Chard deNiord (Vermont, USA): Three Poems

CLUB EREBUS

Death is the mother of beauty.
Wallace Stevens

They emerged from a door that wasn’t a door
and floated across the room to the stage
which they ascended and began to sway
and bend and turn with only their g strings on.
I sat at the bar drinking gin and smoking
a cigar, watching them work beneath
the lights, accept the funds of happy men
who took great care in folding their bills
like miniature towels inside the belts
around their thighs that went k’ching,
k’ching, until a ring of bills adorned
their thighs and the music stopped
for a moment, long enough for them
to disappear into the dark of the high
stone door at the end of the stage
where they waved good bye, good bye
and then were gone beneath the world
like the ghosts they were, to rest for a while,
the longest time, before returning live
to die again as they had before.

NOR EVER WOULD BE, SADLY, WOULD BE

Memory is almost enough if you’re in solitary
or intensive care in which case the past merges
with the present in such a way that time passes
imperceptibly as thought itself causing you to lose
yourself in various versions of what only partly happened
so that you’re here and not here at the same time,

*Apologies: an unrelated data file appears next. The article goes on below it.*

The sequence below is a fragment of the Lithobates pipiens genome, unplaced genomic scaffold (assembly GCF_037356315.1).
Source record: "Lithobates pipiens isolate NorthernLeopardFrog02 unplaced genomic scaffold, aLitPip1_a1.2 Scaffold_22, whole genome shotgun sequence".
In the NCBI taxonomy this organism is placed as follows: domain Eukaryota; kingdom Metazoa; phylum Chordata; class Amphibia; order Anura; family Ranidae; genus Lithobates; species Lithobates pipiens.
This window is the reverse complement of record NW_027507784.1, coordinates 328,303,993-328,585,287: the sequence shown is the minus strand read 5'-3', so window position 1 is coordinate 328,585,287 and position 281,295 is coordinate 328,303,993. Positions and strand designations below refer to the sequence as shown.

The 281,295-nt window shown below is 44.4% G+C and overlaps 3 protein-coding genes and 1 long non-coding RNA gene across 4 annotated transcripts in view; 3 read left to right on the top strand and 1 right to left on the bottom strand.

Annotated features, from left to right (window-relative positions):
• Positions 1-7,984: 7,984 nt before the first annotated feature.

both real and virtual, adding recall to supposition
and vice versa in the mercy of waiting somewhere,
as if the Higher Power were cognizant from the start
that pre-humans were destined to become human
that moment they became aware that they were remembering,
remembering, and it wasn’t enough, and as an addendum
to this thought, that nothing was enough, nor ever would be,
would be. A wind blows across the earth like a page:
More, More, Whatever It Is. See how it passes away-
girders and all-in the flames you can only see on the screen
of your lids, not so towering but persistent, licking.
The single stroke that Lily made comes close,
her simple, untalented mark that was enough for then,
and now, which is all anyone can hope for at the end
of a war, which is always, at least so far. So far.

MEMOIR

I willed the knife to hit the mark and it did
sometimes at the point, and stuck. Practice led
to skill until my eyes were covered with a handker-
chief and my beloved straddled a wheel
for all to see as I threw at her but hit
the space between her legs, beside her head,
beneath her arms. This was it, all
or nothing: my life and hers in a perfect art
where every night she was reprieved for having
lived, and I was kissed as she was freed
as part of the act that traveled the country and built
my fame as the man who misses with perfect aim.

© Chard deNiord 2007